After Israeli Prime Minister Benjamin Netanyahu delivered an anti-Iranian tirade at the United Nations General Assembly, he received a warm welcome at the White House from President Barack Obama, who toughened his own language to get it more into sync with Netanyahu's belligerence.
This pattern of Netanyahu trying to dictate U.S. policy toward Iran, including a possible military clash over its nuclear program, has been going on for years. Meanwhile, most U.S. politicians and journalists mute any criticism of Israel's harsh treatment of the Palestinians and other controversial practices.
One of the few journalists who won't temper his criticism is Max Blumenthal, who has written extensively about Israel and the Palestinians, and specifically about Netanyahu, including in his latest book, Goliath: Life and Loathing in Greater Israel.
Blumenthal is a biting critic of what he calls Israeli apartheid toward the Palestinians and has reported on the harm that the illegal Israeli occupation continues to have on the Palestinian community. A former Daily Beast writer, Blumenthal is also the author of Republican Gomorrah: Inside the Movement that Shattered the Party. He was interviewed recently by Dennis J Bernstein on "Flashpoints."
DB: Netanyahu is a little nervous about the new [U.S.] relationship and possible negotiations with Iran. Can you talk about what he's been saying since he showed up in the U.S., and why he's so jumpy about this new relationship?
MB: Netanyahu at the U.N. General Assembly ... delivered a typically hysterical speech which was significant because it was conducted in the wake of Barak Obama's historic phone call with his Iranian counterpart, the new Iranian president, Hassan Rouhani, a reformist who acknowledges the Holocaust and has brought a Jewish lawmaker from Iran to the U.S. to be interviewed on CNN with his delegation.
He is reversing the damage done by Mahmoud Ahmadinejad, who was Netanyahu's best friend and who is hated in the foreign policy establishment in Iran. Netanyahu likes to use animal metaphors. A few years ago he referred to the Iranian nuclear duck. He's warned of the insatiable crocodile of militant Islam. This time he said Ahmadinejad is a wolf in wolf's clothing, but Rouhani is a sheep in wolf's clothing who is trying to pull the wool over our eyes so he can have his yellow cake and he eat it too.
He must have been in a mixed metaphor competition. He's saying Iran is still the evil-doer, the insatiable crocodile of militant Islam. Rouhani, he says, is a nicer more western-friendly guy, but Israel still reserves the right to take unilateral military action, though it would prefer the U.S. to do so. He still wants tighter sanctions on Iran, and wants the U.S. to end its historical efforts at diplomacy with Iran. This is classic Netanyahu -- not taking his case to the Israeli public but to the American public.
He thought this speech would work well with the American public but it was a disaster. It revealed a very desperate and diminished figure. His speech showed his limitations, both politically and culturally. He talked about the Jewish people being an ancient people. There is some truth to it because the speech seemed aimed at a geriatric crowd of AIPAC activists and not at the American public, which welcomes this diplomacy with Iran.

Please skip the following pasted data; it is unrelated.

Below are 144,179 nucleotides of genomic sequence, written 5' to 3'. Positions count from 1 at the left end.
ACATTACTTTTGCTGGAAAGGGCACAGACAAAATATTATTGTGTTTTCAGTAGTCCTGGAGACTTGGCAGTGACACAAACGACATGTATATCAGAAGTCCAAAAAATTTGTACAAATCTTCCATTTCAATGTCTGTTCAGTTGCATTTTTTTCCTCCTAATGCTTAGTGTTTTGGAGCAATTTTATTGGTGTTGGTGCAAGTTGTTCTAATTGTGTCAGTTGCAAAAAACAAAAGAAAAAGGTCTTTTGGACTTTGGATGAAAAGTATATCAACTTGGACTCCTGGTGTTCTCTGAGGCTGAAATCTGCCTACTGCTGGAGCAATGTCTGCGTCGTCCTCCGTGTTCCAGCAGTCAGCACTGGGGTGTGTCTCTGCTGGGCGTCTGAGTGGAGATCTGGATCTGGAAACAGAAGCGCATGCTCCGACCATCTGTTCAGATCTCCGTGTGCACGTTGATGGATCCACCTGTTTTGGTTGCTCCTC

In my book Goliath, I tried to get past the geopolitics. I did a lengthy profile of Netanyahu, presenting him as he really is and describing his long history in public relations and in the Likud party. I show who he really is and how he tried to advance this mythology of greater Israel and Israel's place in the world. He has basically gotten away with it, possibly, until now.
DB: This contradiction drives me the most insane. In Israel, if I'm not overstating it, we have a nuclear renegade, not allowing anybody, anywhere, to see their nuclear weapons stock or chemical weapons -- if they have them -- I assume they do. The portrayal in the U.S. media is that Israel is restraining itself, doing its best not to bomb Iran. Maybe they need to nuclear bomb Iran to stop them from getting the nuclear bomb. This contradiction is so huge, and I'm still looking for Rachel Maddow to raise the issue.
MB: Rachel Maddow, instead of raising the issue, has praised sanctions on Iran and taken the Democratic Party line that sanctions on Iran led to the diplomacy with Iran, which is absolutely not only false, but destructive -- it shows a lack of compassion for average Iranian people whose lives have been shattered by the sanctions. Israel, as you said, is the only Middle Eastern country with nuclear weapons. ...
Israel has 250 nuclear warheads. Germany has given Israel at least six dolphin-class submarines with launching tubes specifically retrofitted to allow Israel to launch nuclear weapons from the Red Sea, potentially reaching Iran or even Europe. Germany did this as part of its reparations for the Holocaust, which is incredibly perverse.
Israel also has massive stocks of chemical weapons, weapons of mass destruction. It refuses to submit itself to international atomic agency inspectors, and the U.S. never pressures Israel to do so. This is the stunning hypocrisy that Netanyahu represents at the podium at the U.N. General Assembly. The Iranian government quickly pointed this out -- unlike Israel, Iran hasn't attacked another country militarily and they don't have nuclear weapons.
According to Israel and U.S. intelligence assessments, Iran may not have a nuclear weapons program in earnest. These are big problems for Netanyahu that are increasingly exposed. Netanyahu's attitude is that with lies so big, no one is going to call you out on it. Almost Nixonian.
DB: Let's talk about the book now. You refer to Netanyahu as a transferist (someone who favors expelling Palestinians from Israeli-controlled territory). What does that mean? Is it hyperbole? What is the documentation?